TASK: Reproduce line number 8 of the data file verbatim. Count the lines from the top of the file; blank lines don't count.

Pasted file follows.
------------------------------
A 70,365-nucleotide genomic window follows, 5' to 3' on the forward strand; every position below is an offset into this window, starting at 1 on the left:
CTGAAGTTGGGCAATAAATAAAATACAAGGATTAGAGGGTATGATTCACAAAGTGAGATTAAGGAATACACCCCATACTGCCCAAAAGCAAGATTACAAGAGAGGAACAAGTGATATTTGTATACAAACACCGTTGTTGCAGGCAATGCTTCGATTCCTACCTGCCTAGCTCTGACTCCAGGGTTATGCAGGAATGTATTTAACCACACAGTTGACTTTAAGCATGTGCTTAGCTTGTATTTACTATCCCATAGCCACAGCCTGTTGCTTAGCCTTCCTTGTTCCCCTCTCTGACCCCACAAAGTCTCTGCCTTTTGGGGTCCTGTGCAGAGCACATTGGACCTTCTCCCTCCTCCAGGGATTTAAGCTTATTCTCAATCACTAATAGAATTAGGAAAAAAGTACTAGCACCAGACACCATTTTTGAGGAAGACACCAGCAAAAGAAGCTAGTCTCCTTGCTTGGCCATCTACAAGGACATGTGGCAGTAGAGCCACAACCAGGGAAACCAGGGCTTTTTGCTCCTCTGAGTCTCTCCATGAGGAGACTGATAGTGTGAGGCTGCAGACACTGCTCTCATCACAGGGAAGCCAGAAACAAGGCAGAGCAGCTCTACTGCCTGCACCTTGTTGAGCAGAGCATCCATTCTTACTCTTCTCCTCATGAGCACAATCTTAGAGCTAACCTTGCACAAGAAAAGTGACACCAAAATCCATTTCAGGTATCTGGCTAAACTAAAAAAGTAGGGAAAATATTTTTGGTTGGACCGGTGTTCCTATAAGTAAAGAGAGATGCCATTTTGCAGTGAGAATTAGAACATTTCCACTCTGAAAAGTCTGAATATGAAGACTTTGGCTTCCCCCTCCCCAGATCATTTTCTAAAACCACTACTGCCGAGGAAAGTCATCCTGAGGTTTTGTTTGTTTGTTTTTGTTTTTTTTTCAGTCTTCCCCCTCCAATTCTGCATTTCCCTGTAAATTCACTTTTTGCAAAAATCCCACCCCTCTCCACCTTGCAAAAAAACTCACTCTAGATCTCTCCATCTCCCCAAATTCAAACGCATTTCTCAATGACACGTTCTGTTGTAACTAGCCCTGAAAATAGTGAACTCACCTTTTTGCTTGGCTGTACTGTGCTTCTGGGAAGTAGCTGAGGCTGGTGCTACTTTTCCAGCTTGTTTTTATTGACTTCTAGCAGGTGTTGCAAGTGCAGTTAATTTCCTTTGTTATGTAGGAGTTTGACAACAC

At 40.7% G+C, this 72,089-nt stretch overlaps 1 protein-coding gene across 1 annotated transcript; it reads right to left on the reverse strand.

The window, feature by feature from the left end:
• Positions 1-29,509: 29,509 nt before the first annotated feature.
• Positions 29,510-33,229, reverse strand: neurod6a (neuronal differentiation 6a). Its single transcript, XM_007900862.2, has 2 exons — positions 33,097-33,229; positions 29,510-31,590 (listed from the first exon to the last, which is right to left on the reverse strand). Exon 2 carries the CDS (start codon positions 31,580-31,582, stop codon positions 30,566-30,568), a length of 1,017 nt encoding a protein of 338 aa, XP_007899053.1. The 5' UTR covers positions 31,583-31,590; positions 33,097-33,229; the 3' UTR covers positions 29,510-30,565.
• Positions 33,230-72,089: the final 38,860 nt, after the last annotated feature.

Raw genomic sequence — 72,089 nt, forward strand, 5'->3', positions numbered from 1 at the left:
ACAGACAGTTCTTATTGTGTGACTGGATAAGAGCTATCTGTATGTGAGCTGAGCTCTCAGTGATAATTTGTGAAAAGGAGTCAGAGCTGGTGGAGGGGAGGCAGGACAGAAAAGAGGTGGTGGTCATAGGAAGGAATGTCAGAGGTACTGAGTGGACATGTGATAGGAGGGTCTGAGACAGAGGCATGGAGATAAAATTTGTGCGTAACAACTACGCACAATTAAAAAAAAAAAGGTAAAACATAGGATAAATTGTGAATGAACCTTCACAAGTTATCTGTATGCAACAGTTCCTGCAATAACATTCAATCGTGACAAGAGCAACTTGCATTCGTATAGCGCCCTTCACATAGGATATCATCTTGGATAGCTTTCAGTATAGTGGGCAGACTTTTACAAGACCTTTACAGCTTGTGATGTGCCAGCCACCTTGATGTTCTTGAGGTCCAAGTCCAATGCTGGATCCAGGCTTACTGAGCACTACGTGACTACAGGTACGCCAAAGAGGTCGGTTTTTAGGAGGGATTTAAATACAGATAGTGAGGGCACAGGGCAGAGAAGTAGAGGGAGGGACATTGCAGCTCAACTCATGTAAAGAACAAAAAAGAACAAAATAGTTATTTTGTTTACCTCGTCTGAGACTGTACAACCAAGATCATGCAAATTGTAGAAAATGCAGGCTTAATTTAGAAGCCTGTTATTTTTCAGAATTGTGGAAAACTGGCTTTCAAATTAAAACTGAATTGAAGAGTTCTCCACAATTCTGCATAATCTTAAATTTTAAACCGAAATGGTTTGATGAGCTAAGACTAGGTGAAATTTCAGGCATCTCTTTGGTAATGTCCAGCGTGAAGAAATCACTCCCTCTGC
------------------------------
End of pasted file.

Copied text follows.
Raw genomic sequence — 72,089 nt, forward strand, 5'->3', positions numbered from 1 at the left: